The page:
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Martin Seligman'S BOOK's

I have been reading his book on Helpness (the one Joel talks about) is quite interesting considering I knew very little about this subject....

Has anyone read his books on Learned Optimism or Authentic Happiness? How are they?

Learned Optimism:*


Prakash S
Thursday, April 8, 2004

All self help books are an attempt to convince you that you're having a jolly good time on the train of life, all the while knowing the train will inevitably run off the tracks in a horrible crash.

Forget all this crap and study zen. All suffering is caused by attachment, it's that simple.

Thursday, April 8, 2004

was not looking for self help, just an interesting perspective!

Prakash S
Friday, April 9, 2004

> all the while knowing the train will
> inevitably run off the tracks in a
> horrible crash.

Yes. So we should enjoy life while we can!

Friday, April 9, 2004

Prakash, I never read these books, but would be interested in your opinion of them, or the one you're reading.

As far as I can tell this concept is based on behaviourism, which was a dominant psychological theory in the middle part of the 1900's. Uh, you know, 40 years ago. Based on the works of Pavlov and Skinner, it says essentially that if A consistently leads to B, you will begin to associate the two. The classic example of the dog who got shocked every time he tried to leave his cage. Eventually he stopped trying, even when the cage door was left open and he really could have left he never did.

While behaviourism hasn't been discredited, it's taken a backseat to other psychological theories in recent years. This was the same philosophy that brought you a passionate interest in the ideas of brainwashing during the cold war.

Still, the concept of Learned Depression is interesting, and I'd probably couple it with Csikszentmihalyi's concept of Flow - that is, the study of being fully engaged, which could be seen as being on the opposite end of the spectrum from depression.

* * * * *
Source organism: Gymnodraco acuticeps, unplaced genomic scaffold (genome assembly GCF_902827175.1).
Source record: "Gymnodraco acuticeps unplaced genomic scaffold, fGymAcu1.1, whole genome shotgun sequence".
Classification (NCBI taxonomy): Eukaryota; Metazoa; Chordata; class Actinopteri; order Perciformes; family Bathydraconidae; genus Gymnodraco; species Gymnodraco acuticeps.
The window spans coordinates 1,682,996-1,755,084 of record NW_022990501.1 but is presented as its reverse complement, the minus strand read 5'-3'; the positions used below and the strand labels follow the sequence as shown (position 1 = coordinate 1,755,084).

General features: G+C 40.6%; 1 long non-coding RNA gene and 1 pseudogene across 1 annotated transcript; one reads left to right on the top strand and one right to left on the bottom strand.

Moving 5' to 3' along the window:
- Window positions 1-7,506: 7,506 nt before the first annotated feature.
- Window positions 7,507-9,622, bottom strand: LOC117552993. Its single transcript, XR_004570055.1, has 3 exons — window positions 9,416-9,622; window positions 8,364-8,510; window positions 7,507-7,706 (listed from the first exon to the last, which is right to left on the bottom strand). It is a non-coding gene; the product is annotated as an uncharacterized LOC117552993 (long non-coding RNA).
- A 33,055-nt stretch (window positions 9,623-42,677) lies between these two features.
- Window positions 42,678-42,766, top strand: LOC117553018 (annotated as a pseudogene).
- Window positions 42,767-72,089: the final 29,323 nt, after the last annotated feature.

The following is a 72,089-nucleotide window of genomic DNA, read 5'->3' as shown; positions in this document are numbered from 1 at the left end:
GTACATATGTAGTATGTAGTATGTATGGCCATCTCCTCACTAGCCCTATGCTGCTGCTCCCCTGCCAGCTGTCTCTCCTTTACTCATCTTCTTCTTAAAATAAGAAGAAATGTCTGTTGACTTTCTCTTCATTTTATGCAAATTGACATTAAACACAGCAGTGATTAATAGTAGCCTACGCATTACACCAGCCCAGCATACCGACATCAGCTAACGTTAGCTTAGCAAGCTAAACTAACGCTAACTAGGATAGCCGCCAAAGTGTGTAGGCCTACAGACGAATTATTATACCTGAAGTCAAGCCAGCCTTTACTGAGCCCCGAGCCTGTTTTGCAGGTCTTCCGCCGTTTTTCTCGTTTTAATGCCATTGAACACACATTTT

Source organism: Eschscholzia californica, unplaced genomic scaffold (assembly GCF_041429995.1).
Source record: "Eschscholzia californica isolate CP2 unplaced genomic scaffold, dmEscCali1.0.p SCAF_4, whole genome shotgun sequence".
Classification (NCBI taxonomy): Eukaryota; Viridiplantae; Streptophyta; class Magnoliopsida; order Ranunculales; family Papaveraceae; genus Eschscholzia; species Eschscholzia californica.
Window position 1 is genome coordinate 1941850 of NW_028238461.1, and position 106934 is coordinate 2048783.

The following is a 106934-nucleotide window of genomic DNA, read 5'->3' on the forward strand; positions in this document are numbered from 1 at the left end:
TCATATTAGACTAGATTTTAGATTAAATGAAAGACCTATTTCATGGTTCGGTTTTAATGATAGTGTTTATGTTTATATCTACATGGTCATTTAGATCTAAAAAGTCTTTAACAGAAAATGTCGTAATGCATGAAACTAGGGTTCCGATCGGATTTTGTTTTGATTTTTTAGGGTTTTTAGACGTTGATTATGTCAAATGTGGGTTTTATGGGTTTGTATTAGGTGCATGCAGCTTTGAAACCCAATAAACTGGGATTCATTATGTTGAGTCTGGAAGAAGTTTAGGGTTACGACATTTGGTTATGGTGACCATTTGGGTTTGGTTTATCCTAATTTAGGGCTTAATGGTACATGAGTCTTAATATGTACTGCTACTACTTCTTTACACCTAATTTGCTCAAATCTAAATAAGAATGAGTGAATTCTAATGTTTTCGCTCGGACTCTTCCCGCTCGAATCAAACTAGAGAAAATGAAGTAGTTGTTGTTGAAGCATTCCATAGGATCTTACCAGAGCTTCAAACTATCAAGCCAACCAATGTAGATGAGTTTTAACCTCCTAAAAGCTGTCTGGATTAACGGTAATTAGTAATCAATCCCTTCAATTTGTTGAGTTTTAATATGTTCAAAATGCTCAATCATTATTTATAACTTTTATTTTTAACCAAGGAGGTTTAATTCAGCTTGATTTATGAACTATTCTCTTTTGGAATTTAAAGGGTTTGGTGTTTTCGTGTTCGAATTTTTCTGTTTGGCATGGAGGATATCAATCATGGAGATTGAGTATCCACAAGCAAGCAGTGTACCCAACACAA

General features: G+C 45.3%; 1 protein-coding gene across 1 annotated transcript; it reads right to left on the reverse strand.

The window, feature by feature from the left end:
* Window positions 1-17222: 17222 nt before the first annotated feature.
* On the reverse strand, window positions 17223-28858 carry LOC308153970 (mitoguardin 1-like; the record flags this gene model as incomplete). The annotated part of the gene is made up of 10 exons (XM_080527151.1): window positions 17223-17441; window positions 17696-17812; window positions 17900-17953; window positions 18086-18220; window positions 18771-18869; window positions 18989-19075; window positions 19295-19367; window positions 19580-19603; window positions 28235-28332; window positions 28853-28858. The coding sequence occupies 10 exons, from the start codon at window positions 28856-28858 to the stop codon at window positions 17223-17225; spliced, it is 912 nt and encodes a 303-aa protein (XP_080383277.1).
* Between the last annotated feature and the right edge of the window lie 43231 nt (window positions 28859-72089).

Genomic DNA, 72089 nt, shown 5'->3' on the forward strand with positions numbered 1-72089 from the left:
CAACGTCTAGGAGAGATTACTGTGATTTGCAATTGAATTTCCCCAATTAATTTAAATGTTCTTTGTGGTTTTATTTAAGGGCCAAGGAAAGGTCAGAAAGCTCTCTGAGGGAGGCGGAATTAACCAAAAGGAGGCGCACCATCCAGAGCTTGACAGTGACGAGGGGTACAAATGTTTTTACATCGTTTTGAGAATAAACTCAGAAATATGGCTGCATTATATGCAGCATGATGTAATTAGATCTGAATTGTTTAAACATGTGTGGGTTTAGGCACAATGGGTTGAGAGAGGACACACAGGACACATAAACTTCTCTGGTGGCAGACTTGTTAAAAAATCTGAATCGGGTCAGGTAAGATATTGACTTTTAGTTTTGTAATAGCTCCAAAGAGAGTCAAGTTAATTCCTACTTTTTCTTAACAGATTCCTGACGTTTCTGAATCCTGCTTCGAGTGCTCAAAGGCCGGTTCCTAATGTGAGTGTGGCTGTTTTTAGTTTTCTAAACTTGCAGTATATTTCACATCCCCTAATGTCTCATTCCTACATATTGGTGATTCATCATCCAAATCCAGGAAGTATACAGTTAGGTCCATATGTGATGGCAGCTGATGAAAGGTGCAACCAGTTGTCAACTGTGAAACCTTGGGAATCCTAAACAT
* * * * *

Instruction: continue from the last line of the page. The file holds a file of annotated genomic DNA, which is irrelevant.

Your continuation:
I know you haven't read Authentic Happiness (which I would guess is an attempt to capitalize on this idea), but what would Seligman say the path out of depression is? More conditioned responses, or somehow (and how exactly) breaking out of them?
Friday, April 9, 2004


I think you're mixing up classical conditioning and operant conditioning.  Neither of those is tied explicitly to behaviorism.  Behaviorism is an approach to psychology that treats the mind as a black box (essentially) and talks only about the mapping between stimulus and response.  A 'purist' behaviorist says that that's *all* that psychology should deal with, and not any explanations of internal processes and so on.  Modern cognitive psychology has a better approach, I think.

Friday, April 9, 2004

Okay, sorry, I know a little about what I'm talking about, but now a whole heck of a lot. I tend to read what interests me, and not go after the textbook stuff. In any case, I'm still interested in what Seligman has to say about "curing" something that's been learned.
Friday, April 9, 2004


he does talk about the "dogs" experience a lot.  I will let you know what I think..

Prakash S
Saturday, April 10, 2004

I would imagine that Pavlov's experience with training dogs, and their training was lost in a disaster (I think a flood) in his office. He could retrain them, but they resisted it.

I think maybe some kind of "waking up" experience could get you out of a "learned depression." Ever feel really depressed, and then something radical happens in your life - travel, an old friend visits, someone compliments you on a job well done, etc. and you snap out of it?

The alternate version would be "learned happiness" which I imagine would be much more difficult, and probbaly cost thousands of dollars in therapist bills.
Sunday, April 11, 2004


this article is a interesting:

where Charlie Munger talks about excatly what you mention.

Prakash S
Sunday, April 11, 2004

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